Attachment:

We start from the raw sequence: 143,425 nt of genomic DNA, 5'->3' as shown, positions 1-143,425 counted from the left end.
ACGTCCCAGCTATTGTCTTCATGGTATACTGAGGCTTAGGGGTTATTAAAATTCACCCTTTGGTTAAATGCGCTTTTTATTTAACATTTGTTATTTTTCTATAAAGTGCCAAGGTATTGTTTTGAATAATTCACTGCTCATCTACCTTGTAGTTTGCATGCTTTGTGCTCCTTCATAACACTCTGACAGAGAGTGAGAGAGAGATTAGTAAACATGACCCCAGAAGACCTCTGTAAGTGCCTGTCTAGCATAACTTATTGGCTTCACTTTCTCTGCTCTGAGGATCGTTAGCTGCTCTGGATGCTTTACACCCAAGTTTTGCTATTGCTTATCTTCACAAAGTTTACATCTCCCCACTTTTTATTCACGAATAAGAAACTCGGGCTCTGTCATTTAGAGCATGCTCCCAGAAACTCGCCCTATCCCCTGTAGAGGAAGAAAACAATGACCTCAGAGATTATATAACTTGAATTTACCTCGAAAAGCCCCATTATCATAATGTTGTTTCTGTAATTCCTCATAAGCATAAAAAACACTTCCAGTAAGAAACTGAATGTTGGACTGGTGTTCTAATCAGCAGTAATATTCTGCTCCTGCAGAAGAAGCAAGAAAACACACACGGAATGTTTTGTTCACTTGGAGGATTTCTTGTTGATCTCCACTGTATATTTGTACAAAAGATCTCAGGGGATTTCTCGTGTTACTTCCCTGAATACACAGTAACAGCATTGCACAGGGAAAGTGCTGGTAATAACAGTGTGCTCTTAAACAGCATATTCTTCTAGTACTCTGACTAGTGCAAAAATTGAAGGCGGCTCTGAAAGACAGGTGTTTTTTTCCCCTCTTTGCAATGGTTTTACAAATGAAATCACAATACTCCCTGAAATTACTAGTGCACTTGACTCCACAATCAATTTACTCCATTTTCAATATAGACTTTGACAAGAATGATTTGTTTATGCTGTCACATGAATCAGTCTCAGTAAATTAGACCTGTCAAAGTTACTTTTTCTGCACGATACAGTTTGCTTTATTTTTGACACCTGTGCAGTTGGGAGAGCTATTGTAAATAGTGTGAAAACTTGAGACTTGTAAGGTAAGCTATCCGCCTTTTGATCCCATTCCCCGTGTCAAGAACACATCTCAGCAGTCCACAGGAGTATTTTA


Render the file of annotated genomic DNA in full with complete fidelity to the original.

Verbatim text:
We start from the raw sequence: 143,425 nt of genomic DNA, 5'->3' as shown, positions 1-143,425 counted from the left end.
ACGTCCCAGCTATTGTCTTCATGGTATACTGAGGCTTAGGGGTTATTAAAATTCACCCTTTGGTTAAATGCGCTTTTTATTTAACATTTGTTATTTTTCTATAAAGTGCCAAGGTATTGTTTTGAATAATTCACTGCTCATCTACCTTGTAGTTTGCATGCTTTGTGCTCCTTCATAACACTCTGACAGAGAGTGAGAGAGAGATTAGTAAACATGACCCCAGAAGACCTCTGTAAGTGCCTGTCTAGCATAACTTATTGGCTTCACTTTCTCTGCTCTGAGGATCGTTAGCTGCTCTGGATGCTTTACACCCAAGTTTTGCTATTGCTTATCTTCACAAAGTTTACATCTCCCCACTTTTTATTCACGAATAAGAAACTCGGGCTCTGTCATTTAGAGCATGCTCCCAGAAACTCGCCCTATCCCCTGTAGAGGAAGAAAACAATGACCTCAGAGATTATATAACTTGAATTTACCTCGAAAAGCCCCATTATCATAATGTTGTTTCTGTAATTCCTCATAAGCATAAAAAACACTTCCAGTAAGAAACTGAATGTTGGACTGGTGTTCTAATCAGCAGTAATATTCTGCTCCTGCAGAAGAAGCAAGAAAACACACACGGAATGTTTTGTTCACTTGGAGGATTTCTTGTTGATCTCCACTGTATATTTGTACAAAAGATCTCAGGGGATTTCTCGTGTTACTTCCCTGAATACACAGTAACAGCATTGCACAGGGAAAGTGCTGGTAATAACAGTGTGCTCTTAAACAGCATATTCTTCTAGTACTCTGACTAGTGCAAAAATTGAAGGCGGCTCTGAAAGACAGGTGTTTTTTTCCCCTCTTTGCAATGGTTTTACAAATGAAATCACAATACTCCCTGAAATTACTAGTGCACTTGACTCCACAATCAATTTACTCCATTTTCAATATAGACTTTGACAAGAATGATTTGTTTATGCTGTCACATGAATCAGTCTCAGTAAATTAGACCTGTCAAAGTTACTTTTTCTGCACGATACAGTTTGCTTTATTTTTGACACCTGTGCAGTTGGGAGAGCTATTGTAAATAGTGTGAAAACTTGAGACTTGTAAGGTAAGCTATCCGCCTTTTGATCCCATTCCCCGTGTCAAGAACACATCTCAGCAGTCCACAGGAGTATTTTA